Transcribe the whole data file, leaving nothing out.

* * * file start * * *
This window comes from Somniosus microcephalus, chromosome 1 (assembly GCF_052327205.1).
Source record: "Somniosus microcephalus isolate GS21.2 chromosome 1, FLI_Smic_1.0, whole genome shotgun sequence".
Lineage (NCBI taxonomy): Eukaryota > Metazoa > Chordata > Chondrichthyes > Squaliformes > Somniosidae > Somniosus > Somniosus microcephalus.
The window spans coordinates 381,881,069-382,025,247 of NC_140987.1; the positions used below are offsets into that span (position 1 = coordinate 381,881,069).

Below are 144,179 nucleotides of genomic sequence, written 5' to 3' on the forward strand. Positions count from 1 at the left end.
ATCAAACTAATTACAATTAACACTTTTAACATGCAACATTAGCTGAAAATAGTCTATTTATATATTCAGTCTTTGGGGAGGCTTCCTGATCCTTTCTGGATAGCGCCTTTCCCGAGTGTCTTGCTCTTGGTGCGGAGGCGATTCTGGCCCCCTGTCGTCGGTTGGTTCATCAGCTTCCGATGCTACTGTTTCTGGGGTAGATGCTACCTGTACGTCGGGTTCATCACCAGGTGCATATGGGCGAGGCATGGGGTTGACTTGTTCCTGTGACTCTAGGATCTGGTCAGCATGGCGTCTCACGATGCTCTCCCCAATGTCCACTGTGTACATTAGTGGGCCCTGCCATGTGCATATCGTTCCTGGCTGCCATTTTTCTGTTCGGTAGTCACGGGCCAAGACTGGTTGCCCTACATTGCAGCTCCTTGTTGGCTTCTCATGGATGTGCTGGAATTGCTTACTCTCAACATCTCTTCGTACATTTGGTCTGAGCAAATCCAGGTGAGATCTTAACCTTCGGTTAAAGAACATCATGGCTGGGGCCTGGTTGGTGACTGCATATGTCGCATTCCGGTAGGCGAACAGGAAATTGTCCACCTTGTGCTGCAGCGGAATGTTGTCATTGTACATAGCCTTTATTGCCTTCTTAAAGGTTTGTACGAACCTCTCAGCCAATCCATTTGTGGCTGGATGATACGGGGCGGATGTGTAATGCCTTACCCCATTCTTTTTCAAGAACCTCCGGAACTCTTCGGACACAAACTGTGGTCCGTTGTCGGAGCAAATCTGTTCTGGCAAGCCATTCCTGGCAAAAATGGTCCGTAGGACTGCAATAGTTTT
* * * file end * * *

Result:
This window comes from Somniosus microcephalus, chromosome 1 (assembly GCF_052327205.1).
Source record: "Somniosus microcephalus isolate GS21.2 chromosome 1, FLI_Smic_1.0, whole genome shotgun sequence".
Lineage (NCBI taxonomy): Eukaryota > Metazoa > Chordata > Chondrichthyes > Squaliformes > Somniosidae > Somniosus > Somniosus microcephalus.
The window spans coordinates 381,881,069-382,025,247 of NC_140987.1; the positions used below are offsets into that span (position 1 = coordinate 381,881,069).

Below are 144,179 nucleotides of genomic sequence, written 5' to 3' on the forward strand. Positions count from 1 at the left end.
ATCAAACTAATTACAATTAACACTTTTAACATGCAACATTAGCTGAAAATAGTCTATTTATATATTCAGTCTTTGGGGAGGCTTCCTGATCCTTTCTGGATAGCGCCTTTCCCGAGTGTCTTGCTCTTGGTGCGGAGGCGATTCTGGCCCCCTGTCGTCGGTTGGTTCATCAGCTTCCGATGCTACTGTTTCTGGGGTAGATGCTACCTGTACGTCGGGTTCATCACCAGGTGCATATGGGCGAGGCATGGGGTTGACTTGTTCCTGTGACTCTAGGATCTGGTCAGCATGGCGTCTCACGATGCTCTCCCCAATGTCCACTGTGTACATTAGTGGGCCCTGCCATGTGCATATCGTTCCTGGCTGCCATTTTTCTGTTCGGTAGTCACGGGCCAAGACTGGTTGCCCTACATTGCAGCTCCTTGTTGGCTTCTCATGGATGTGCTGGAATTGCTTACTCTCAACATCTCTTCGTACATTTGGTCTGAGCAAATCCAGGTGAGATCTTAACCTTCGGTTAAAGAACATCATGGCTGGGGCCTGGTTGGTGACTGCATATGTCGCATTCCGGTAGGCGAACAGGAAATTGTCCACCTTGTGCTGCAGCGGAATGTTGTCATTGTACATAGCCTTTATTGCCTTCTTAAAGGTTTGTACGAACCTCTCAGCCAATCCATTTGTGGCTGGATGATACGGGGCGGATGTGTAATGCCTTACCCCATTCTTTTTCAAGAACCTCCGGAACTCTTCGGACACAAACTGTGGTCCGTTGTCGGAGCAAATCTGTTCTGGCAAGCCATTCCTGGCAAAAATGGTCCGTAGGACTGCAATAGTTTT